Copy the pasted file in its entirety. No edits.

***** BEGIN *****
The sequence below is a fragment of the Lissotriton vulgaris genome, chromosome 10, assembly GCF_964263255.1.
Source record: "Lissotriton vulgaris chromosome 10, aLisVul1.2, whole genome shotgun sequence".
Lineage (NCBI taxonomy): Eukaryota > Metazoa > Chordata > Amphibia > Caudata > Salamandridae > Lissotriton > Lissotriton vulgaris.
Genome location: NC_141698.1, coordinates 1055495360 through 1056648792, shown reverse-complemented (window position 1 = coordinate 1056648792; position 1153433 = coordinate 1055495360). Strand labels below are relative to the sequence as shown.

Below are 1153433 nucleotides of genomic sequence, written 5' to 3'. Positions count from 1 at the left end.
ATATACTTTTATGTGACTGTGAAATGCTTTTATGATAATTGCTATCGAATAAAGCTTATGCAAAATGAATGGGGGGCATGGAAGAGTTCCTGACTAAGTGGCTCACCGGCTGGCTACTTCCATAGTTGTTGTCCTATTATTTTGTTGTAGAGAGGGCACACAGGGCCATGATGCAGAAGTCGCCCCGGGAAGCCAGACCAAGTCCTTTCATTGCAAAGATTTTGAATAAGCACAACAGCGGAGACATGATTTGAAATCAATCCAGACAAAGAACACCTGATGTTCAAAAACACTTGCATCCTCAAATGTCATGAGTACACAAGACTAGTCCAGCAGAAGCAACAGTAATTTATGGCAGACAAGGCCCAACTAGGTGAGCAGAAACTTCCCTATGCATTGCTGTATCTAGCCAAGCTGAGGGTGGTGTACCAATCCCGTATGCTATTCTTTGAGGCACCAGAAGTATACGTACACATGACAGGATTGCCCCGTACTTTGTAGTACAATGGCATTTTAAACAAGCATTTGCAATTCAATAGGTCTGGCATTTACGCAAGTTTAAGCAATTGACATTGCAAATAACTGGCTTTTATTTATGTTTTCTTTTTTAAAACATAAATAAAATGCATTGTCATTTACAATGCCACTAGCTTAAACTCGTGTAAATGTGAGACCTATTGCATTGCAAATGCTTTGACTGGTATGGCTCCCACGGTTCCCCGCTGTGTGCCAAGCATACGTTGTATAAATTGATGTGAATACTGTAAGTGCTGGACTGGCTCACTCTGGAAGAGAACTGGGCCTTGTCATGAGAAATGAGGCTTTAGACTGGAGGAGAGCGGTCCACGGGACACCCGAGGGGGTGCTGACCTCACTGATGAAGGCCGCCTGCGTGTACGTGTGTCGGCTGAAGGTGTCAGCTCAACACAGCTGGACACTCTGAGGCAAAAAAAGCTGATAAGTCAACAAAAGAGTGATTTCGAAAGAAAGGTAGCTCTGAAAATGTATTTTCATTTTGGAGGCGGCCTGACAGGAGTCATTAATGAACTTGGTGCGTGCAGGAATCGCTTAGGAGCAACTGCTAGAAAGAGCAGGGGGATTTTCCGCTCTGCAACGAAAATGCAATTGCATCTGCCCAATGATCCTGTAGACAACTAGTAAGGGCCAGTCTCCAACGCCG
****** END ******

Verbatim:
The sequence below is a fragment of the Lissotriton vulgaris genome, chromosome 10, assembly GCF_964263255.1.
Source record: "Lissotriton vulgaris chromosome 10, aLisVul1.2, whole genome shotgun sequence".
Lineage (NCBI taxonomy): Eukaryota > Metazoa > Chordata > Amphibia > Caudata > Salamandridae > Lissotriton > Lissotriton vulgaris.
Genome location: NC_141698.1, coordinates 1055495360 through 1056648792, shown reverse-complemented (window position 1 = coordinate 1056648792; position 1153433 = coordinate 1055495360). Strand labels below are relative to the sequence as shown.

Below are 1153433 nucleotides of genomic sequence, written 5' to 3'. Positions count from 1 at the left end.
ATATACTTTTATGTGACTGTGAAATGCTTTTATGATAATTGCTATCGAATAAAGCTTATGCAAAATGAATGGGGGGCATGGAAGAGTTCCTGACTAAGTGGCTCACCGGCTGGCTACTTCCATAGTTGTTGTCCTATTATTTTGTTGTAGAGAGGGCACACAGGGCCATGATGCAGAAGTCGCCCCGGGAAGCCAGACCAAGTCCTTTCATTGCAAAGATTTTGAATAAGCACAACAGCGGAGACATGATTTGAAATCAATCCAGACAAAGAACACCTGATGTTCAAAAACACTTGCATCCTCAAATGTCATGAGTACACAAGACTAGTCCAGCAGAAGCAACAGTAATTTATGGCAGACAAGGCCCAACTAGGTGAGCAGAAACTTCCCTATGCATTGCTGTATCTAGCCAAGCTGAGGGTGGTGTACCAATCCCGTATGCTATTCTTTGAGGCACCAGAAGTATACGTACACATGACAGGATTGCCCCGTACTTTGTAGTACAATGGCATTTTAAACAAGCATTTGCAATTCAATAGGTCTGGCATTTACGCAAGTTTAAGCAATTGACATTGCAAATAACTGGCTTTTATTTATGTTTTCTTTTTTAAAACATAAATAAAATGCATTGTCATTTACAATGCCACTAGCTTAAACTCGTGTAAATGTGAGACCTATTGCATTGCAAATGCTTTGACTGGTATGGCTCCCACGGTTCCCCGCTGTGTGCCAAGCATACGTTGTATAAATTGATGTGAATACTGTAAGTGCTGGACTGGCTCACTCTGGAAGAGAACTGGGCCTTGTCATGAGAAATGAGGCTTTAGACTGGAGGAGAGCGGTCCACGGGACACCCGAGGGGGTGCTGACCTCACTGATGAAGGCCGCCTGCGTGTACGTGTGTCGGCTGAAGGTGTCAGCTCAACACAGCTGGACACTCTGAGGCAAAAAAAGCTGATAAGTCAACAAAAGAGTGATTTCGAAAGAAAGGTAGCTCTGAAAATGTATTTTCATTTTGGAGGCGGCCTGACAGGAGTCATTAATGAACTTGGTGCGTGCAGGAATCGCTTAGGAGCAACTGCTAGAAAGAGCAGGGGGATTTTCCGCTCTGCAACGAAAATGCAATTGCATCTGCCCAATGATCCTGTAGACAACTAGTAAGGGCCAGTCTCCAACGCCG